Bribing Foreign Officials

by Jeffrey Miron on April 16th, 2010
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The U.S. has joined German and Russian authorities in investigating whether Hewlett-Packard Co. executives paid millions of dollars in bribes to Russian officials to win a contract in Russia, according to people familiar with the matter.

The U.S. Justice Department and Securities and Exchange Commission are investigating whether H-P committed any violations of the Foreign Corrupt Practices Act, these people said, as part of a widening probe into the company’s activities. The law bars American companies from bribing foreign-government officials anywhere in the world.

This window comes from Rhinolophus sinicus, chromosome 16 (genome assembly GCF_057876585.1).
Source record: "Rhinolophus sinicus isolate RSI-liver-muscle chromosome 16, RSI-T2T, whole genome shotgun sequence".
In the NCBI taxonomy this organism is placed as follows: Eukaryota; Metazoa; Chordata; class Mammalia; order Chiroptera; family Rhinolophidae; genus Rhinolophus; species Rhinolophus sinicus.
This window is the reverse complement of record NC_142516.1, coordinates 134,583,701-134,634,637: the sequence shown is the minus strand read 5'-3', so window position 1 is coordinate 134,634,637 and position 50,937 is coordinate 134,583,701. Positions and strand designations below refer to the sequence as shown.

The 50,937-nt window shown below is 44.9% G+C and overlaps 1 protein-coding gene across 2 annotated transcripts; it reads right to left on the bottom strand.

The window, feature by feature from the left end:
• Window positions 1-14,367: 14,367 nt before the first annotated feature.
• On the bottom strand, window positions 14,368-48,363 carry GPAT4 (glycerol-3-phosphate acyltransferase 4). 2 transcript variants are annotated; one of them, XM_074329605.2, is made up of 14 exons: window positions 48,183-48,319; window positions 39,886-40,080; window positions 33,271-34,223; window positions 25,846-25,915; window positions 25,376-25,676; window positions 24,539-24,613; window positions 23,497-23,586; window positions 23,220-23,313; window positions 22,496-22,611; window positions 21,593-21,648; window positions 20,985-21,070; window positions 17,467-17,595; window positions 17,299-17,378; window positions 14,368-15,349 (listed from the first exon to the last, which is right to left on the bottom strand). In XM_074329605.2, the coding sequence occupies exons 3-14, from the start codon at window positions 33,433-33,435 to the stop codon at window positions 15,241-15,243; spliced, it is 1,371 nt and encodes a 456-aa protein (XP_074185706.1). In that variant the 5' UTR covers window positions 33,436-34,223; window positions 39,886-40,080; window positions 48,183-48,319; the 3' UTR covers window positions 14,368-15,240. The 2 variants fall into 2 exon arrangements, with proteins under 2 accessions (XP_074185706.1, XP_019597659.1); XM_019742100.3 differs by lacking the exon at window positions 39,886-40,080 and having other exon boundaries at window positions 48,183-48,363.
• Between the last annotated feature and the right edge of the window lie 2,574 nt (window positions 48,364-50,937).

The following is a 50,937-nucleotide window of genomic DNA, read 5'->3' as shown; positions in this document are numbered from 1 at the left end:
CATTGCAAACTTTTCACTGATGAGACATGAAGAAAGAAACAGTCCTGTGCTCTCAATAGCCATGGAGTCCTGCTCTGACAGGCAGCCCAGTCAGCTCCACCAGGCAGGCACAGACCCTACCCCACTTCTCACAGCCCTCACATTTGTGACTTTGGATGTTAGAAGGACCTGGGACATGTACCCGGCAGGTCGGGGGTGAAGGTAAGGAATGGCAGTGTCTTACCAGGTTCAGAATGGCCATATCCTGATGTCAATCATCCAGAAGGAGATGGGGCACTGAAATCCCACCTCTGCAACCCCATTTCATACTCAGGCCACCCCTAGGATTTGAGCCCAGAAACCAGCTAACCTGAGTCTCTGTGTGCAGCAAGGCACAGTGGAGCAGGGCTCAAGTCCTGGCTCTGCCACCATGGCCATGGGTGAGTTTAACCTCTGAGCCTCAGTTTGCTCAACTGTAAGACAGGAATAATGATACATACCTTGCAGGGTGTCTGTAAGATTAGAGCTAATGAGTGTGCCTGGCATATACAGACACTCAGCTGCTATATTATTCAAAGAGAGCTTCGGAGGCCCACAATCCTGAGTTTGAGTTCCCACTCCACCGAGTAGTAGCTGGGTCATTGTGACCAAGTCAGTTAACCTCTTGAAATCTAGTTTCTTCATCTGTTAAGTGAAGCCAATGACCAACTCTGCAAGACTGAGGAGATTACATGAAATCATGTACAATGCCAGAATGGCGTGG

I do not see a good argument for this law. It puts U.S. companies at a competitive disadvantage, and it probably hurt the residents of countries where bribery is standard practice. Bribesry allows U.S. companies to circumvent regulation that protects incumbents, so bribery is likely to generate increased competition, greater investment, and higher wages.

See also Tyler Cowen on this issue in the context of economic development in Haiti.

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  • Cliff Nelson

    Standard practices can not – by itself – be a support, grounds and/or justification for conduct.

    If “standard practices” were to be such grounds, of course, nothing would ever change.

    Also, since the German and Russian authorities are also investigating, it does seem like the “standard practices” and competitive disadvantage arguments are misplaced.

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